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Houston Breakthrough, Vol. 1, No. 5, May 1976
Page 12
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Houston Breakthrough, Vol. 1, No. 5, May 1976 - Page 12. May 1976. Special Collections, University of Houston Libraries. University of Houston Digital Library. Web. September 25, 2021. https://digital.lib.uh.edu/collection/feminist/item/2571/show/2566.

Disclaimer: This is a general citation for reference purposes. Please consult the most recent edition of your style manual for the proper formatting of the type of source you are citing. If the date given in the citation does not match the date on the digital item, use the more accurate date below the digital item.

(May 1976). Houston Breakthrough, Vol. 1, No. 5, May 1976 - Page 12. Houston and Texas Feminist and Lesbian Newsletters. Special Collections, University of Houston Libraries. Retrieved from https://digital.lib.uh.edu/collection/feminist/item/2571/show/2566

Disclaimer: This is a general citation for reference purposes. Please consult the most recent edition of your style manual for the proper formatting of the type of source you are citing. If the date given in the citation does not match the date on the digital item, use the more accurate date below the digital item.

Houston Breakthrough, Vol. 1, No. 5, May 1976 - Page 12, May 1976, Houston and Texas Feminist and Lesbian Newsletters, Special Collections, University of Houston Libraries, accessed September 25, 2021, https://digital.lib.uh.edu/collection/feminist/item/2571/show/2566.

Disclaimer: This is a general citation for reference purposes. Please consult the most recent edition of your style manual for the proper formatting of the type of source you are citing. If the date given in the citation does not match the date on the digital item, use the more accurate date below the digital item.

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Title Houston Breakthrough, Vol. 1, No. 5, May 1976
Publisher Breakthrough Publishing Co.
Date May 1976
Subject.Topical (LCSH)
  • Women--Texas--Periodicals
  • Feminism--United States--Periodicals
  • Newsletters
Subject.Geographic (TGN)
  • Houston, Texas
Genre (AAT)
  • periodicals
Language English
Type (DCMI)
  • Text
  • Image
Original Item Location HQ1101 .B74
Original Item URL http://library.uh.edu/record=b2332724~S11
Digital Collection Houston and Texas Feminist and Lesbian Newsletters
Digital Collection URL http://digital.lib.uh.edu/collection/feminist
Repository Special Collections, University of Houston Libraries
Repository URL http://info.lib.uh.edu/about/campus-libraries-collections/special-collections
Use and Reproduction Educational use only, no other permissions given. Copyright to this resource is held by the content creator, author, artist or other entity, and is provided here for educational purposes only. It may not be reproduced or distributed in any format without written permission of the copyright owner. For more information please see UH Digital Library Fair Use policy on the UH Digital Library About page.
File Name index.cpd
Item Description
Title Page 12
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  • image/jpeg
File Name femin_201109_517l.jpg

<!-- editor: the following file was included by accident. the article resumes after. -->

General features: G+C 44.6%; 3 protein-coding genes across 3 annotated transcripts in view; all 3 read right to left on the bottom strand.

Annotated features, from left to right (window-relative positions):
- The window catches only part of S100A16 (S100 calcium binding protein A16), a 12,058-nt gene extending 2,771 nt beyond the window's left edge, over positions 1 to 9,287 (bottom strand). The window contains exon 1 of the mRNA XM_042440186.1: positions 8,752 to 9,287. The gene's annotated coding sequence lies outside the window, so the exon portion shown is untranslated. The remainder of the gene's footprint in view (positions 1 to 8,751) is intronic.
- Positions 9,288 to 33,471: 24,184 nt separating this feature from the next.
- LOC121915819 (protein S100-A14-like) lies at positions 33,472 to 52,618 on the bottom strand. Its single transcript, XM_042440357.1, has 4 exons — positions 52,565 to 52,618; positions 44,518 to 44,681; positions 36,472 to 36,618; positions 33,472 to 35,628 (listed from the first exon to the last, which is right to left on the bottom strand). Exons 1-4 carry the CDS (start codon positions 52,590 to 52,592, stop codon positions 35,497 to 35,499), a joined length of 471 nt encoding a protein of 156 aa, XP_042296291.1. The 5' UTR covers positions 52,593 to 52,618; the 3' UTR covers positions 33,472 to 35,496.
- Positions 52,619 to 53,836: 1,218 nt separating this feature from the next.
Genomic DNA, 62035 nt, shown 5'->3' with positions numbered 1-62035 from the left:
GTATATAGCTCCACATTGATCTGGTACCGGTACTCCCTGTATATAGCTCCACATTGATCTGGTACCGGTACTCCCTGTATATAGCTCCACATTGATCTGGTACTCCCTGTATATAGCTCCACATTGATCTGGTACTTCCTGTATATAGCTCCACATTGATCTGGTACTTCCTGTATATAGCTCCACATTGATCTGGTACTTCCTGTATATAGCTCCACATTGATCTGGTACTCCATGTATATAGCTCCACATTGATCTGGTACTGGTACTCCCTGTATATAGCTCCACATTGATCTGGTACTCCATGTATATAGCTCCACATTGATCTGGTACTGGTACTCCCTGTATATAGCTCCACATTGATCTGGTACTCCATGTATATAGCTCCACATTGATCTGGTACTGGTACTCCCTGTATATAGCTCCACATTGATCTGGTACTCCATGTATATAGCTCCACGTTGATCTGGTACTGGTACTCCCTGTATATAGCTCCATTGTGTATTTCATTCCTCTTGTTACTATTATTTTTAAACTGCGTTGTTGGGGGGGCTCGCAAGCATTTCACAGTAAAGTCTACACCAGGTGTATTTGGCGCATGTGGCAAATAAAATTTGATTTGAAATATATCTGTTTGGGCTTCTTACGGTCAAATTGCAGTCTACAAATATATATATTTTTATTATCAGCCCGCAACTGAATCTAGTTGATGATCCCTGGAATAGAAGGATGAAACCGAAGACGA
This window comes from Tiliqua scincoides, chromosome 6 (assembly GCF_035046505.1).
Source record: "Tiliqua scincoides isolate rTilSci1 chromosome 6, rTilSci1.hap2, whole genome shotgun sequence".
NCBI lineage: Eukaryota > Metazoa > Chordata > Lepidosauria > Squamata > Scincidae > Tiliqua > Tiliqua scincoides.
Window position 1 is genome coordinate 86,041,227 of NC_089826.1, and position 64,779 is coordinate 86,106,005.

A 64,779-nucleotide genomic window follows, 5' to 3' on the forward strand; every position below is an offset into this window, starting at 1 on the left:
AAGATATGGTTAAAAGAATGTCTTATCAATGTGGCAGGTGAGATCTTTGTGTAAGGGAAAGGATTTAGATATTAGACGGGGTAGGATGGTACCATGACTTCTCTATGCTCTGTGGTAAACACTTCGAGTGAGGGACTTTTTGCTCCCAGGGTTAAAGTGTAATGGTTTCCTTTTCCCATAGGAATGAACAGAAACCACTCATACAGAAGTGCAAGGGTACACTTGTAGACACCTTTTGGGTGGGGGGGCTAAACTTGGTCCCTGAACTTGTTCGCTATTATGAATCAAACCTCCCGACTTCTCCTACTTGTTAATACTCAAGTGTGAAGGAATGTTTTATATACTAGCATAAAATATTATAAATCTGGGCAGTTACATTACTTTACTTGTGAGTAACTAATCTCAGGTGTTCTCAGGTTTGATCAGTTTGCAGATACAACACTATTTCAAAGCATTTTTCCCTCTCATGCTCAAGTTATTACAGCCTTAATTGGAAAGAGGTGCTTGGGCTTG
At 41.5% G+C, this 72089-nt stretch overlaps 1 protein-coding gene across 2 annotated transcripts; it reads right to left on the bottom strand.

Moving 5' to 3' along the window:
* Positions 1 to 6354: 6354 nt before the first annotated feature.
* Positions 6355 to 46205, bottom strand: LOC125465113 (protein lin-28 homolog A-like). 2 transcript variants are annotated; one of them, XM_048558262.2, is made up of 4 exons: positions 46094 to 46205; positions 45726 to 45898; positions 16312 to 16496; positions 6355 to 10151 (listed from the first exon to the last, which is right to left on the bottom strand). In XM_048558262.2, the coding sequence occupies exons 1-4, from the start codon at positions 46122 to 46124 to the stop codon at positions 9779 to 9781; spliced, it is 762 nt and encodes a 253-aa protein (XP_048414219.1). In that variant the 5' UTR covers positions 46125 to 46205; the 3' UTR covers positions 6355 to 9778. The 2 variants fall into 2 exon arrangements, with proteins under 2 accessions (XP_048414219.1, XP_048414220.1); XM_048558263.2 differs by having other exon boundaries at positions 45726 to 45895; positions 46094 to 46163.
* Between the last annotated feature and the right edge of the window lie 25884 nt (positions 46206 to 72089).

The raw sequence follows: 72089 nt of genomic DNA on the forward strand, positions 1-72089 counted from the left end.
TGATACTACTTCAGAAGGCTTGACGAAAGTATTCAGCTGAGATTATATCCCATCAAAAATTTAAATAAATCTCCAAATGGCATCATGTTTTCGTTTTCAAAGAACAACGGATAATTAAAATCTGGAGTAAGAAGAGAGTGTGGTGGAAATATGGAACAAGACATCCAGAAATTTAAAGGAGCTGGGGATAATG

Transcript PREGNANCY continued from page 6 policies, each with its own rationale. One of the justifications most frequently heard for the mandatory policies is that maternity leave protects the health of the woman and her unborn child. How a long enforced period of unemployment does so is hard to imagine. True, there are some women who have difficult pregnancies, and there are certain kinds of jobs that might truly be hazardous to a pregnant woman; naturally, special measures may have to be taken in special cases. But the great majority of pregnant women are in normal health;' they can (and do) go about their normal activities right up to the date of delivery. If employers are truly concerned about the health of their workers, perhaps they should realize that a pregnant woman will eat better and get better medical care if her livelihood has not been curtailed by enforced un - employment. No doubt, also, her mental health will profit if she is not left to worry about paying her bills. When a job does involve specific duties hazardous even to pregnant women in good health, then certainly the answer is not automatically to terminate or suspend employment, but to try first to arrange a temporary transfer to less strenuous duty. There will be very few employment situations in which accommodations of this kind are not possible. Another common argument is that pregnant women do not work efficiently. This may be true in some case, but some women are not all women, or even most women. Mandatory maternity leaves are founded on the stereotyped assumption that pregnancy somehow incapacitates any woman, making her unfit to perform her job. Employers who routinely send pregnant employees off on maternity leave at six or seven months do not wait to see if they will continue to work well; they simply assume the worst. Some employers profess to be worried about the risk of a lawsuit if something should happen to a pregnant woman on the job. But something "could happen" to any employee; it is only that same notion about the special delicacy of pregnant women that makes employers single them out for "special treatment." Then, of course, there is no denying the fact that many employers consider pregnant women to be an embarrassment. Concerned that the "condition" will be noticed, employers make distinctions between maternity regulations for workers who are in contact with the public and those who work "behind the scenes." A disturbing element of many mandatory leave policies is their total reliance upon the decision of a woman's supervisor or department head as to when employment should cease. These policies sound better than those with fixed time limits because they appear to take into account individual needs and differences. In fact, they leave employees completely at the mercy of someone else's unsubstantiated judgment or prejudices. An increasing number of employers is abandoning the concept of the fixed maternity leave in favor of reliance upon the advice of a pregnant employee's doctor and the wishes of the employee herself. This is as it should be, except for one thing: many employers still ask pregnant women to bring certifications from their doctors stating that they may safely remain on the job until a specified date. Such a certification of fitness is seldom required of employees with ulcers or asthma, but the mystique of pregnancy is so strong that employers seem to require special assurance. The same assurances are often required by employers when a woman who has undergone childbirth wishes to return to work. Where the discrimination comes in is not that the certificates are required, but that such assurances are not routinely demanded in the cases of an employee out with a heart attack or other disabling condition who wishes to return to employment. As a result of the maternity leave policies regulating the time a pregnant woman must leave or return to work, women are deprived of the opportunity to work for a living long before they are physically disabled. It is this pattern that must now be challenged. $1,000 Prize for the Best Essay: JA^erkaruWomenf fiicmtmniab (ssay (onteflr □ WANTED: 1,000-to 2,000-word essays on the life and contributions of a woman in America - or a class of women - whose history has been hidden. Women in political life, in business, in social justice movements . . . pioneer women - farm women - religious women - slave women. D OPEN TO: Female and male students in grades 9-12 □ DEADLINE FOR ESSAYS: June 11, 1976, postmark D JUDGING: On the basis of original research and quality of presentation - by Betty Friedan, Sheila Tobias, Mary Jean Tully, & Dr. Lenore J. Weitzman Exhibit now at Blaffer Paintings and graphic works by Norwegian Expressionist Edvard Munch (1863-1944) are on display at the Sarah Campbell Blaffer Gallery at the University of Houston through May 23. Psychological themes prevail in Munch's works, especially concerning tensions between the sexes. Of the 18 paintings included in the exhibition six are from the Blaffer collection and represent the largest single concentration of paintings by j Munch in the United States. There are 116 graphic works. Included among them are several studies of The Kiss, a personal favorite of the late Sarah Campbell Blaffer. 3 & S Woman with the Brooch (Madonna) - 1903 Lithograph Houston Ballet will present the World Premiere of "Caliban"~a rock ballet inspired by William Shakespeare's The Tempest~at Jones Hall for the Performing Arts on May 6, 7 and 8. The original musical score is being composed and will be performed by the Houston group "Saint Elmo's Fire" (formerly known as "Wheatfield"), with choreography by James Clouser, costumes by Sonja Zarek, and lighting by Jennifer Tipton. "The Tempest" is a story of magic, monsters, and an enchanted island set in a distant sea. Choreographer James Clouser takes a free hand to examine the earthy side of man in Houston ballet's innovative full-length production. pearL scnooL aay camp See below for locil information CT PATTI O'KANE, PRESIDENT, WEST UNIVERSITY NOW 201 MAIN. SUITE 636, 77002 jdme i cnru quo. 20 /:3oar>6ooDnn rnon-Pri. hihinq Piaa crips suulirining crapes 5116 caroLine nousuon. cexas 516-6002 12